- Power. “Summer Night in July” The first time I heard this track I didn’t like it. Now it’s my favorite track of the release, favorite track nine ever and continues to stick in my head throughout the day after I teach this release. There are three sets, each beginning with some easy knee repeaters or knee lifts, which gives participants and instructors a chance to recover. All athletes need recovery, and that’s an essential part to emphasize as an instructor to your class. The high-knee runs are fierce, and you really have to push participants to get their knees up, even when they’re tired. I love the jump-jack-tuck combination and you get the chance to do that 16 times in this track, not too shabby! As always, it ends with a big high-knee run push, which is a great time to get everyone in the middle of the room pumping their legs and arms and motivating each other.
- Lower-Body Conditioning. “We Are One” I was so excited to see the single-leg deadlift make it into BODYATTACK. As a personal trainer, I know how badly people need to do single leg work, because so many of us have imbalances. This move is great for balance, core and of course the legs. This track has three simple sets, which are all effective. The loading of the legs during the triple-pulse lunge to step-in pattern is awesome. I have noticed the struggling facial expressions of my participants, which lets me know they feel the leg and glute activation, just like they should.
- Core Conditoning. “Everybody” This is a short and simple core track. The triple-pulse crunches provide a lot of tension in the middle abdominal muscles, and the c-crunch leg extensions fill in the rest of the ab work. I love it when we end a core track with fast mountain climbers with a race to the finish-line, and BODYATTACK 85 provides that opportunity.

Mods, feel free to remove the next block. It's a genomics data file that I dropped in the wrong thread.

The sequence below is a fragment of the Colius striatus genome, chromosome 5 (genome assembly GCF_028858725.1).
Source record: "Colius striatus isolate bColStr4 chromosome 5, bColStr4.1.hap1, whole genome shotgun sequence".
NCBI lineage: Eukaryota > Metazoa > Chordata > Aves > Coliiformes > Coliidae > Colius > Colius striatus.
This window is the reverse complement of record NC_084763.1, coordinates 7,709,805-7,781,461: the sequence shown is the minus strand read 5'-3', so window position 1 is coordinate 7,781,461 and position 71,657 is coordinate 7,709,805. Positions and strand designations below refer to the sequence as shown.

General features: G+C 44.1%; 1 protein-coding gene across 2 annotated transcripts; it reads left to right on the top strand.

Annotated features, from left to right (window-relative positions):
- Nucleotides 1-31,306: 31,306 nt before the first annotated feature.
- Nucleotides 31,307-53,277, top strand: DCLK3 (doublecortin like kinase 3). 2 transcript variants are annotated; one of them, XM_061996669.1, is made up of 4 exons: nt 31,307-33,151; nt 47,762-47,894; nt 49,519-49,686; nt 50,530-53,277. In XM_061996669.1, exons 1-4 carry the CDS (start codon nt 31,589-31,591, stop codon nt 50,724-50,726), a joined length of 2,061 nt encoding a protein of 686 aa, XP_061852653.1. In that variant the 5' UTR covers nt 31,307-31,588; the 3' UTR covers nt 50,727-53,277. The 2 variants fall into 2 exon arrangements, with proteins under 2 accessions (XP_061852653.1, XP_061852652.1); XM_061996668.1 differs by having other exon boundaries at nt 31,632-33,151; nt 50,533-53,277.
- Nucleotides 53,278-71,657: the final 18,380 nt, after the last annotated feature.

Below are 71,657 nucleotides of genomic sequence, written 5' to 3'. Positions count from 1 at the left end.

- Cool-down. “Celebration” A simple cooldown, with the perfect end to an intense workout. I have trouble memorizing cooldowns, but this one seems to stick in my mind.
There you have it. BODYATTACK 85 is awesome.
This one has so many repetitive sets that it’s easier to learn than some of the previous releases. However, the fitness-level required to teach BODYATTACK has become more and more demanding, and BODYATTACK 85 is the hardest yet. Track four alone is huge. You have to train outside of the group fitness room to be able to teach this class. Enjoy the great music, don’t talk to much over it, and let your members be a little more free with their arms. Give them plenty of options right off the bat, and remind them to go back to those options when they need it.